In a major embarrassment for the Centre, the Delhi High Court has imposed upon it a fine of Rs 25,000 for its “conflicting and inconsistent” stand on remitting pension benefit to a former Research and Analysis Wing (R&AW) officer who was compulsorily retired from service after her identity became public.
A bench of Justice S Ravindra Bhat and Justice RV Easwar came down hard on the central government for its flip-flop on the stand on former R&AW director (training) Nisha Priya Bhatia’s 15 months unauthorised absence from duty.
The central government had argued before the court that the entire period of Bhatia’s absence was unauthorised, and amounts to “grave” misconduct, warranting inquiry.
However, at the same time, it had also expressed willingness to condone the “lapse” if she applies for leave.
“This approach, is conflicting and inconsistent,” the court said dismissing Centre’s appeal against a Central Administrative Tribunal (CAT) order asking it to give full pension benefits to Bhatia from the day her compulsory retirement came into effect.
The bench took the decision after considering the circumstances under which Bhatia proceeded on leave. It rejected Centre’s plea to limit the argument of the case to the misconduct arising out of unauthorised absence.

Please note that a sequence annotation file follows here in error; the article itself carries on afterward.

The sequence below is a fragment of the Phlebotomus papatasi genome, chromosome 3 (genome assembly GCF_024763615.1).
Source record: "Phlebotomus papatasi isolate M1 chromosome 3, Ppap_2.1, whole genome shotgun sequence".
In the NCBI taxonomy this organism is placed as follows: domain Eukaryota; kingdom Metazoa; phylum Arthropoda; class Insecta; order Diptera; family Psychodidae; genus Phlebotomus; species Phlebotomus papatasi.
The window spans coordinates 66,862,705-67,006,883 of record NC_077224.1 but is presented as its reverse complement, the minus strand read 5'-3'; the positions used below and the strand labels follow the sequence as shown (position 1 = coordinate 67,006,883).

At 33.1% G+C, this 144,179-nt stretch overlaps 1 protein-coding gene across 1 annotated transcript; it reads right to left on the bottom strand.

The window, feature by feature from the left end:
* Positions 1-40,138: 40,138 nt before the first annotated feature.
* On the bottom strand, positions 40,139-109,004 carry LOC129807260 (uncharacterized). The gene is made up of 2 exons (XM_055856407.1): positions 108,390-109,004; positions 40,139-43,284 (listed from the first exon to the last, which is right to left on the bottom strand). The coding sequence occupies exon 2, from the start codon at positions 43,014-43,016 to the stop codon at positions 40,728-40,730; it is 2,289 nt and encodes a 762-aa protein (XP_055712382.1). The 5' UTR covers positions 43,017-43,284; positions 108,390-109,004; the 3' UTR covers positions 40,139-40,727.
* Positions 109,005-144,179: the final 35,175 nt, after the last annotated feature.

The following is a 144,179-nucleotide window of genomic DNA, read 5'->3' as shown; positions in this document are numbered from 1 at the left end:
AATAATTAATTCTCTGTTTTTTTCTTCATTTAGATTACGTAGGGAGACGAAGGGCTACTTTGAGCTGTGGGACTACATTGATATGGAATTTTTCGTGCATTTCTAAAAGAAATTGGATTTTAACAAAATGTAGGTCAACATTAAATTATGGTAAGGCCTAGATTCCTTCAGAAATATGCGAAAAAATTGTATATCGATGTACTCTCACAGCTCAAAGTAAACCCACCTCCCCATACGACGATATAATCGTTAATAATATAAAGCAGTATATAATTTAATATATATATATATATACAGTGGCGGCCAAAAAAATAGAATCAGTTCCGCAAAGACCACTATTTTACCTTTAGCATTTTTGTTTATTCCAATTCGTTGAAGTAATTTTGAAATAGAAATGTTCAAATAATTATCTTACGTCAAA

The court noted that Bhatia’s trouble started in October 2007 after she complained of sexual harassment at the workplace.
Within a month she was posted as director (training) in place of the then director SS Mohapatra who was initially posted out as director (PR) Hqrs.
However, a week later, Mohapatra’s transfer was cancelled. “The result was that two officers were posted against one sanctioned post of director (training),” the court said.
In protest, Bhatia went on leave from August 29, 2008 to November 22, 2009. Later, the Central government, on December 18, 2009, compulsorily retired Bhatia on the ground that she was “exposed” as an intelligence officer.
It was only after the Central government’s prevaricate of the release of her pension and terminal benefits that she approached the CAT.
“This Court has no doubt that the CAT’s impugned order directing the Union government to not hold any inquiry into allegations of Ms. Bhatia’s period of absence, was justified and calls for no interference,” the court said.
The court also directed the government to clear all her dues within four weeks with nine percent rate of interest.